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Investing in stocks on margin is one of the reasons why many people believe trading is gambling – it’s an inherently speculative type of trading in which the chances of losing money are similar to the chances of earning money.

You can earn a lot of money and have the usual thrill we only feel on first dates, but you can also lose a lot of money and have the usual sadness that appears in a long-term relationship break-up.

For example, let’s imagine you have £5,000 in your brokerage account and you’re interested in buying a £10,000 share.

You don’t have this kind of money right now, and anyway you need to learn to trade, but you see an opportunity for profit, and you’re an aggressive and experienced trader. You risk borrowing extra £5,000 from the broker.

Now you’ve entered the mystic realm of margin trading, where anything can happen.

Let’s think of 2 scenarios:

1 – Good news. The stock price is up and running, now you can sell it for £11,000! That means you are getting your initial £5,000 back, you’ll pay the broker the £5,000 you borrowed + the super-low interest.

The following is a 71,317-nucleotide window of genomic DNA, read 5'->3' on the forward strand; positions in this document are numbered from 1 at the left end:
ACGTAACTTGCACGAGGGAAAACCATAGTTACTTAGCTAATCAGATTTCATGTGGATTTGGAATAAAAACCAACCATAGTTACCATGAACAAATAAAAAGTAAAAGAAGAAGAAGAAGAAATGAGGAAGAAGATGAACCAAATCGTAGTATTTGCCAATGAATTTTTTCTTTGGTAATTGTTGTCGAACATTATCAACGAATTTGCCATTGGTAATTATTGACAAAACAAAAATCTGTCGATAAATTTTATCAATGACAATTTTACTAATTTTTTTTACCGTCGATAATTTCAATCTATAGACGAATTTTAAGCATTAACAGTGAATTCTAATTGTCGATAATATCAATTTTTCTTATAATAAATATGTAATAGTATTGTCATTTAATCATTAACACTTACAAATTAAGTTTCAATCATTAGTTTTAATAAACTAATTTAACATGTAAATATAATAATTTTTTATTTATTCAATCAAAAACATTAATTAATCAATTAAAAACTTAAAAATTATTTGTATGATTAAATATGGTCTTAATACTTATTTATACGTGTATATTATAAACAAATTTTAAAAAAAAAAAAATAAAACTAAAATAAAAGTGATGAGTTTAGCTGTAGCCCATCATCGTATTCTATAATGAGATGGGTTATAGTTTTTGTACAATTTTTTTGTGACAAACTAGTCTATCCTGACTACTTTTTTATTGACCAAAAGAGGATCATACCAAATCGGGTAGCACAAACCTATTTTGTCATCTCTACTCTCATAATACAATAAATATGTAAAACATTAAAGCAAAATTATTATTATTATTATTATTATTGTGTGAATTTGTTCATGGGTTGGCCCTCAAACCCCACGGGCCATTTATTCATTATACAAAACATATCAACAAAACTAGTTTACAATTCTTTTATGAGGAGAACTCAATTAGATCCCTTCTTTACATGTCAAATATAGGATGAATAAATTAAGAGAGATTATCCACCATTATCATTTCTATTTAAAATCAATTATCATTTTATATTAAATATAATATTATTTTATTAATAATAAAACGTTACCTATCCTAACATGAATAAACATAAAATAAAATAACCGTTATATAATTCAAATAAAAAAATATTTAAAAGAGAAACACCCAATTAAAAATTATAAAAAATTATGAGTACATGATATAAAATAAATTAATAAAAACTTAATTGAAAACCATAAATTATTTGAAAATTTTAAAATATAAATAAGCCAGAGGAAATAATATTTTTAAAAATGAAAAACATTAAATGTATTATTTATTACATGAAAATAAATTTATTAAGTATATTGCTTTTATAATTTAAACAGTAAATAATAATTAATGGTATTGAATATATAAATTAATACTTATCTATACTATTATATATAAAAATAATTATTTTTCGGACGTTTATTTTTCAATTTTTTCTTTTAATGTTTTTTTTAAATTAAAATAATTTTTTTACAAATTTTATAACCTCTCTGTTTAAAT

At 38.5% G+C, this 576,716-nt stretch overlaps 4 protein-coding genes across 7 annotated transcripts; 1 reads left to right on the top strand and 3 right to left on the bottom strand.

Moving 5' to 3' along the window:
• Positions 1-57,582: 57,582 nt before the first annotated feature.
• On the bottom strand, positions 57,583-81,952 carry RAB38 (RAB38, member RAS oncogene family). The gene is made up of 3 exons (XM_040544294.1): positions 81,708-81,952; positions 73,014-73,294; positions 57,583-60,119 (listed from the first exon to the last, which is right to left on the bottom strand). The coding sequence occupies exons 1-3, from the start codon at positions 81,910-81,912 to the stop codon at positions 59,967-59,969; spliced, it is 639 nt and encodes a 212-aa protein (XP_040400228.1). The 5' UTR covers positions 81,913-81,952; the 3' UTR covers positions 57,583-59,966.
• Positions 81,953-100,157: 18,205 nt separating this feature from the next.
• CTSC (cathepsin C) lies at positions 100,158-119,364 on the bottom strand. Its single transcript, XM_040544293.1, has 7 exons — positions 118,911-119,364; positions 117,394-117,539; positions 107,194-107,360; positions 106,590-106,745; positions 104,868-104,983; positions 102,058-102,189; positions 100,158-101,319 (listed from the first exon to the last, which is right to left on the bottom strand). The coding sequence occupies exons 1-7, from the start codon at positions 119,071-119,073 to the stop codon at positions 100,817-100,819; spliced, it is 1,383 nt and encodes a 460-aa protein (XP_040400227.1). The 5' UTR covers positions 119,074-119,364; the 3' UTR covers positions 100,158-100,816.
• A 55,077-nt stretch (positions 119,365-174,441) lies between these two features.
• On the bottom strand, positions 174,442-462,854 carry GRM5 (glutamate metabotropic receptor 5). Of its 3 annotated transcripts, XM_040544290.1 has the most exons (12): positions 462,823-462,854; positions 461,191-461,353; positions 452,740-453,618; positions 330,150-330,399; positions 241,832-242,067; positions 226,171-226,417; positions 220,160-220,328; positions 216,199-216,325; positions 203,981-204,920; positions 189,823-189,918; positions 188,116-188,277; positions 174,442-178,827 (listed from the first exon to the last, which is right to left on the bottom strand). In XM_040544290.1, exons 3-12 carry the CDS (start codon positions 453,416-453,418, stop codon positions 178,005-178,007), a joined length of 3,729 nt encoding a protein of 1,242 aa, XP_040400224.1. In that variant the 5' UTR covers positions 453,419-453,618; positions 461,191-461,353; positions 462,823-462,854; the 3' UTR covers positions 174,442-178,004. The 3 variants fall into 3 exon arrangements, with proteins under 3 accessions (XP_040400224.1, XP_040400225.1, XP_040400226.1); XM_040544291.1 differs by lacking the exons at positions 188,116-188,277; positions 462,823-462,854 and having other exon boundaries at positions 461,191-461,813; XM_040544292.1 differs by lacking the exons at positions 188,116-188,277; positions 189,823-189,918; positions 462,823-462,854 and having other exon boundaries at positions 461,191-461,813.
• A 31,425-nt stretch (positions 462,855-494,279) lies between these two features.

In this case, your profit will be of almost £1,000! Way to go.

2 – Bad news. The stock price fell drastically, and you could only sell it for £9,000. In this case, you’ll still need to pay the £5,000 to the broker + interest, which means you’ll only get back 4,000.

Be aware that you can lose more money than you invested in the first place. In the example, there is also a possible scenario where the total stock price falls from £10,000 to £1,000, for example.

If that happens, you won’t only be able to get your original investment of £5,000 – you’ll also not be able to pay back the borrowed £5,000!

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  • Posted 3 Yrs ago
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